[1] “Flying Blind: What Do Investors Really Know About Climate Change Risks in the U.S. Equity and Municipal Debt Markets?”, Victor, David, et al, Hutchins Center Working Paper #67, September 2020.


  1. John, this is an interesting perspective. I was going to bring up the infiltration of oil companies by characters bent on their destruction if you hadn’t mentioned it. If shareholders want to destroy their assets, it’s all good. I would suggest to shareholders who differ that they might like to sell up their stake (that is not financial advice, just a gut feeling).

    I suppose also the future landscape is not only one where climate change itself has no impact at all on businesses, but it is one where Stupid Regulations have a huge impact. Car manufacturers will no doubt all switch to electric vehicles, not because they have the faintest chance of having the slightest impact on the climate, but because if they stuck to their guns they would be regulated into the ground. The scale of regulatory credits is already mind-boggling; it means if manufacturers don’t want to send Millions to Musk, they have to build EVs:


    The regulatory sales credits represent pure profit for Tesla, and in 2020 represented $1.58 billion in revenue for the EV manufacturer. But Tesla only registered net profits of $721 million in 2020, meaning that the company actually lost money on its main business of building and selling cars.


    During the first lockdown, the AA’s president Edmund King shamefully asked for more to be spent on broadband. Mate, you get paid to represent drivers, not internet users. It’s a funny old world.


  2. Jit,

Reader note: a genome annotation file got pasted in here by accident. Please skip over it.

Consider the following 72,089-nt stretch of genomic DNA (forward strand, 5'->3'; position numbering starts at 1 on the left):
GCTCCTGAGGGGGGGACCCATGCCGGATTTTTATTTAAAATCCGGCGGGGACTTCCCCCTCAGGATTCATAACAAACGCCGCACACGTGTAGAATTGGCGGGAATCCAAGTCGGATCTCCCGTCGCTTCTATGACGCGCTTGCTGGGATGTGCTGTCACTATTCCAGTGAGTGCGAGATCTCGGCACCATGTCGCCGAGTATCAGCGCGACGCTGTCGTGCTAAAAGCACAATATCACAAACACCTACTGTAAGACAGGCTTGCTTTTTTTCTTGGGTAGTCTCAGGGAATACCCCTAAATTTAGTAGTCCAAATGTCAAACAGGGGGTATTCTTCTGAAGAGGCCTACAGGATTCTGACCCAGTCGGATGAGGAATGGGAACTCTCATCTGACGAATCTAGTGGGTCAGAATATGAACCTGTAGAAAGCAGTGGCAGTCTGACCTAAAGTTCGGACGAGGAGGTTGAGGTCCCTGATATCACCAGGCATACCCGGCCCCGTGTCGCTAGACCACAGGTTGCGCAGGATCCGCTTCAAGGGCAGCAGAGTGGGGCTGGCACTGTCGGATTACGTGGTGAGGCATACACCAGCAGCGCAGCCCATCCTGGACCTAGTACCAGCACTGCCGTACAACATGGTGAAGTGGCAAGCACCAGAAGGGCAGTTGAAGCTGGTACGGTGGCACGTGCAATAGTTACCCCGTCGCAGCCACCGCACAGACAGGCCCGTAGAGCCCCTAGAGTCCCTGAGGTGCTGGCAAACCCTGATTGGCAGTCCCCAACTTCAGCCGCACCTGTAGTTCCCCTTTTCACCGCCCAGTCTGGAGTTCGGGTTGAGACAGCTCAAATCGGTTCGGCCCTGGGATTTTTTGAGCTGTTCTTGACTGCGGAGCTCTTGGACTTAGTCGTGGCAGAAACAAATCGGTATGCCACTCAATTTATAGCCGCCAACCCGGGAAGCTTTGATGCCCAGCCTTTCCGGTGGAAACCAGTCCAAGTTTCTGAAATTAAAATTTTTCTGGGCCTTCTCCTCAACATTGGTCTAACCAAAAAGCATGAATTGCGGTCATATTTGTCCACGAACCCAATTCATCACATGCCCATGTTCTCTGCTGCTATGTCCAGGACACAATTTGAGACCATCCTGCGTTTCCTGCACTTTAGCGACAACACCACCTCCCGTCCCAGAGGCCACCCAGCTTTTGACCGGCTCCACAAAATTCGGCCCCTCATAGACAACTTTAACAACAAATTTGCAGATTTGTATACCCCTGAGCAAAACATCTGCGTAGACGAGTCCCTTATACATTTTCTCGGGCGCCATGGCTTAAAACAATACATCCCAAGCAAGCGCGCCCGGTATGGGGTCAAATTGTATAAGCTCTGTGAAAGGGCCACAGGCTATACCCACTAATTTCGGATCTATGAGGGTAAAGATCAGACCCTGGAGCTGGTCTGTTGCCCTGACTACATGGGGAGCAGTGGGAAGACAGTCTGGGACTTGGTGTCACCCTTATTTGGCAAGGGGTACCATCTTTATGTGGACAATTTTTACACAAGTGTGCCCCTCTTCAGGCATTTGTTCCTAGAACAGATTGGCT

By all means address the infiltration of oil companies. I only mentioned it in passing. It would benefit from more attention.


  3. thanks for the link Ron – partial quote

    “But have no doubt where API stands. Stated succinctly, API believes that “reducing methane emissions is a priority for our industry to address the risks of climate change”, and that the petroleum industry must tailor its activities in to “reach the ambitions of the Paris Climate Agreement.””

    I’m confused (again) is it CO2 or methane that’s the main problem ?

    ps – take it methane emissions is in the extraction problem area.


  4. I ponder over the ethical elasticity of the big fund managers. I have not looked too closely at vanguard but BlackRock seem to be playing both ends against the middle in a very merrie way. So they have a fund invested in mining companies. They have another fund invested in mining, energy and renewables. They have ESG funds (speak platitudes but make money) funds. The lack of overall morality is intriguing or cynical. The BlackRock Energy and Resources fund has 56% in mining companies, about 10% in oil companies, 3% in Vestas, the windmill company. As Claude Rains said, “I know which way the wind is blowing… And it is coming from Vichy.” It is diversification with a human face. Those funds that rely overmuch on wind and solar, with their funding underpinned on taxes on electricity consumers are not nearly so honest. (I am not giving investment advice for which I have no insurance indemnity). Besides, BERI might not even be ESG compatible. I just did a search and there are at least 28 different criteria for ESG investments. However, the investment criteria for this fund might make you wonder about the honesty


  5. Michael Shiellenberger has an interesting and somewhat optimistic piece on how Biden’s climate agenda is flopping. I liked this bit:

    And the limitations of weather-dependent renewables are more visible than ever. If California’s large wind energy project is built, it will provide less than half of the energy of California’s Diablo Canyon nuclear plant Newsom is planning to close in 2025, and it will be unreliable. During the heatwave-driven blackouts last summer, there was little wind in California or other Western states, meaning we can’t count on wind energy when we need it most.

    In other words, the Democrats’ climate change and renewable energy agenda is rapidly falling apart, and the reasons have far more to do with physics than with politics.